Why Oscar Wilde’s Life Was a Work of Art

More Than a Century After His Death, a Paris Exhibition Illuminates Both the Tawdry and the Transcendent

The French have always loved Oscar Wilde, just as he always loved them. Long before Britain sent him to jail for enjoying sex with other males in 1895, he made Paris his spiritual home. He wrote the erotic tragedy Salomé (1892) in French, but the Examiner of Plays in London banned it after deeming it “half Biblical, half pornographic.” Much later, when he left prison in May 1897, he had to escape London, since his reputation there was ruined. So he crossed the Channel to Paris, where he resided, …

In the Segregated 20th Century, Schoolchildren Embodied Black Uplift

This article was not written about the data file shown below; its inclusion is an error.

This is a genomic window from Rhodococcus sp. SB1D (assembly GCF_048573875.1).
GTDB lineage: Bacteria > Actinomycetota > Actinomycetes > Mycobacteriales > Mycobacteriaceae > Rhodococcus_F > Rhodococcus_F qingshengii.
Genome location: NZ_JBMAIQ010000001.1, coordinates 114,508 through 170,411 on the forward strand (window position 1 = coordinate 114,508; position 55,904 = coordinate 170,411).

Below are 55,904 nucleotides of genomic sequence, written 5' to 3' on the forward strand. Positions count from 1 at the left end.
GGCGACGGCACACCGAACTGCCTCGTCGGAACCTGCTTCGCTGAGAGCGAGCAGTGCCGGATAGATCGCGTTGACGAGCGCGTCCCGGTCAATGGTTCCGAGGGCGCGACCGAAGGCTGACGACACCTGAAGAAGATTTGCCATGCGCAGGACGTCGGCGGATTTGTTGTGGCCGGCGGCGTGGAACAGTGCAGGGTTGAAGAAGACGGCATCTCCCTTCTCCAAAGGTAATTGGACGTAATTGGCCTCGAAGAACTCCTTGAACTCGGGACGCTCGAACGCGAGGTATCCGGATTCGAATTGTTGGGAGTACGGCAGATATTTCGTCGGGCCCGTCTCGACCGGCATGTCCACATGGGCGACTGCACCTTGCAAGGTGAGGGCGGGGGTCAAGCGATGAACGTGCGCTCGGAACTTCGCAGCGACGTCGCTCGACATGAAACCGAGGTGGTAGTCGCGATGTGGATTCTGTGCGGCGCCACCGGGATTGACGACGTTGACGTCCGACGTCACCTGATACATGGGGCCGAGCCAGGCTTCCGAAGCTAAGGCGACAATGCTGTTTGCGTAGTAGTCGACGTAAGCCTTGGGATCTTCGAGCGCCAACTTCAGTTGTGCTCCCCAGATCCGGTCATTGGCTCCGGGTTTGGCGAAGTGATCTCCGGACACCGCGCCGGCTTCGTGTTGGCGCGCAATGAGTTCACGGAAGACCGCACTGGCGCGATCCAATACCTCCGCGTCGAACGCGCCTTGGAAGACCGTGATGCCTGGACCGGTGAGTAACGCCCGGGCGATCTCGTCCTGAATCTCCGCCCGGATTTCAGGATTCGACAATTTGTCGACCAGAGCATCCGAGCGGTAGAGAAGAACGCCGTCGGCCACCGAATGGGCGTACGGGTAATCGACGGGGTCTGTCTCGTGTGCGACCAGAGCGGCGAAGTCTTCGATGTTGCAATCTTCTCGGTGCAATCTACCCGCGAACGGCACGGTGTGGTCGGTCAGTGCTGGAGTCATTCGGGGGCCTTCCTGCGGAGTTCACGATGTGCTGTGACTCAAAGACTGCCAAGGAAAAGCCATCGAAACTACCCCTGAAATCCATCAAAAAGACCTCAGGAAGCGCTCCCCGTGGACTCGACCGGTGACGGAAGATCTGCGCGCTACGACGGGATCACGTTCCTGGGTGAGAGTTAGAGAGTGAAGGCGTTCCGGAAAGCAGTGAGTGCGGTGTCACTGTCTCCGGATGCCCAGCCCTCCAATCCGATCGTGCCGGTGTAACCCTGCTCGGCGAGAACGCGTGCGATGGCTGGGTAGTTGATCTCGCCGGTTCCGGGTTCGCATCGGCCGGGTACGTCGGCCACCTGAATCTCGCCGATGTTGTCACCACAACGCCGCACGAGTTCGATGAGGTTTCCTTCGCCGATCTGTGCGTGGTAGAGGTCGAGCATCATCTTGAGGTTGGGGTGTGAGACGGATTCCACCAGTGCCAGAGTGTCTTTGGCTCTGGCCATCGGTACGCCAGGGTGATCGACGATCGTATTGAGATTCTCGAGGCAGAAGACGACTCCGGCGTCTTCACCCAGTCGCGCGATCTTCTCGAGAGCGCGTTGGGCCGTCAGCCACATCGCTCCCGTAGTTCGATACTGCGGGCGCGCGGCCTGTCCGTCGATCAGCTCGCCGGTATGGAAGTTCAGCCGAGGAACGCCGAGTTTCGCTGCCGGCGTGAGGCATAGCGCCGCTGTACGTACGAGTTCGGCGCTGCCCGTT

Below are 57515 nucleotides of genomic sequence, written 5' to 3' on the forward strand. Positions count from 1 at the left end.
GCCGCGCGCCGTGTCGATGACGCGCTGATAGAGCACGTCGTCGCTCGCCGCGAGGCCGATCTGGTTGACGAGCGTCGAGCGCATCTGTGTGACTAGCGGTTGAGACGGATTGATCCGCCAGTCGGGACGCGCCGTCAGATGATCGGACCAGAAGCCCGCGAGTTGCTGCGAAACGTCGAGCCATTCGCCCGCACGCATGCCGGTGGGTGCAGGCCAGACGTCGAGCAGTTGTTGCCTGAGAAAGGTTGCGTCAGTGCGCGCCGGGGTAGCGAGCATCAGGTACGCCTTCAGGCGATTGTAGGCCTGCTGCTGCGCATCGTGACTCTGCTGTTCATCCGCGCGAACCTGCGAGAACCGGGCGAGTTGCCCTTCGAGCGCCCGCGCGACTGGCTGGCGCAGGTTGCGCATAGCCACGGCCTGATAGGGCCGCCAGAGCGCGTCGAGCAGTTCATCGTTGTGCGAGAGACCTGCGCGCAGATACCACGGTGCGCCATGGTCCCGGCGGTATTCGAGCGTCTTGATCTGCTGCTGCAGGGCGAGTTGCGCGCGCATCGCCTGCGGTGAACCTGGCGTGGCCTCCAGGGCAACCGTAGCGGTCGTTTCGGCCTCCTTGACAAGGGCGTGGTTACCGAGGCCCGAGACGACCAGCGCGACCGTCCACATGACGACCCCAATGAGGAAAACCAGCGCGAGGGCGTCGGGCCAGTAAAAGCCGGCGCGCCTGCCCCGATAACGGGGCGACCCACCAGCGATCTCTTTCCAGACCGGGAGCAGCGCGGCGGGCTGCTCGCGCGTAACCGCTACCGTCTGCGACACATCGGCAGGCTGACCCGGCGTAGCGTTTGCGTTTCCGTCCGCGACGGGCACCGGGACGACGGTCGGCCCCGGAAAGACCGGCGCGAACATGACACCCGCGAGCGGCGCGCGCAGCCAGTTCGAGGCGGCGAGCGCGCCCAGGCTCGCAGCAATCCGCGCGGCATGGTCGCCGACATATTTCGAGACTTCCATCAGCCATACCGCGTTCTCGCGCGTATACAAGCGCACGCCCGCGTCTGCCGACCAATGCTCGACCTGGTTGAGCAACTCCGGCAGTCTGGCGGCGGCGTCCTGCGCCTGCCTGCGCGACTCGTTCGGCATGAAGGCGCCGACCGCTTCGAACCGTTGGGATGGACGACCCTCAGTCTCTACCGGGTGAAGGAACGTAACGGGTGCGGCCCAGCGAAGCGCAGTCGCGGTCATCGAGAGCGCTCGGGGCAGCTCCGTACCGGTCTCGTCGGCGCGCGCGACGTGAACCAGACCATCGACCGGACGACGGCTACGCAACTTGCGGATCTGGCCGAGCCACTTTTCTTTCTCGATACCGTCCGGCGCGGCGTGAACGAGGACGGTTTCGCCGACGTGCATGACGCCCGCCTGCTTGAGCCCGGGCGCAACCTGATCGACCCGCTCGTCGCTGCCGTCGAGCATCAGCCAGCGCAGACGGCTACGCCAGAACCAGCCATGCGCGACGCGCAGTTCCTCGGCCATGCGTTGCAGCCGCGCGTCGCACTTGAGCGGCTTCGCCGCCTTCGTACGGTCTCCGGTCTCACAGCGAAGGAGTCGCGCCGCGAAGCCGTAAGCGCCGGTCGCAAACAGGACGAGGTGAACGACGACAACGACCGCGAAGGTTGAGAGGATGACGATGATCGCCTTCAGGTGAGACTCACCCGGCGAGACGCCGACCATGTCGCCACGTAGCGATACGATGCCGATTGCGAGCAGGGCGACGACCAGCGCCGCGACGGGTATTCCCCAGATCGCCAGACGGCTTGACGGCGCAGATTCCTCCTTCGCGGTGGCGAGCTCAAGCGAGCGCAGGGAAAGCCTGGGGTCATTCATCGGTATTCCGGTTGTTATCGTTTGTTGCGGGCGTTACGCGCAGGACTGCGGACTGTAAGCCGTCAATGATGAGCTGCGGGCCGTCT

How a Leading Portraitist Captured Their Refinement and Restlessness

For much of the 20th century, the Scurlock family of portrait photographers—first Addison Scurlock and his wife Mamie and then their sons Robert and George—were the premiere chroniclers of the …

Elizabeth Taylor Never Appeared in Her Final, Most Intimate Portrait

To Capture the Heart of a Hollywood Legend, Catherine Opie Turned Her Camera Toward the Actress’ Home, Chanel Shoes, and Kitchen Table

When they hear the word “portrait,” most people assume they’ll see an image of a human figure. Catherine Opie’s new collection of photographs, 700 Nimes Road, doesn’t quite answer that …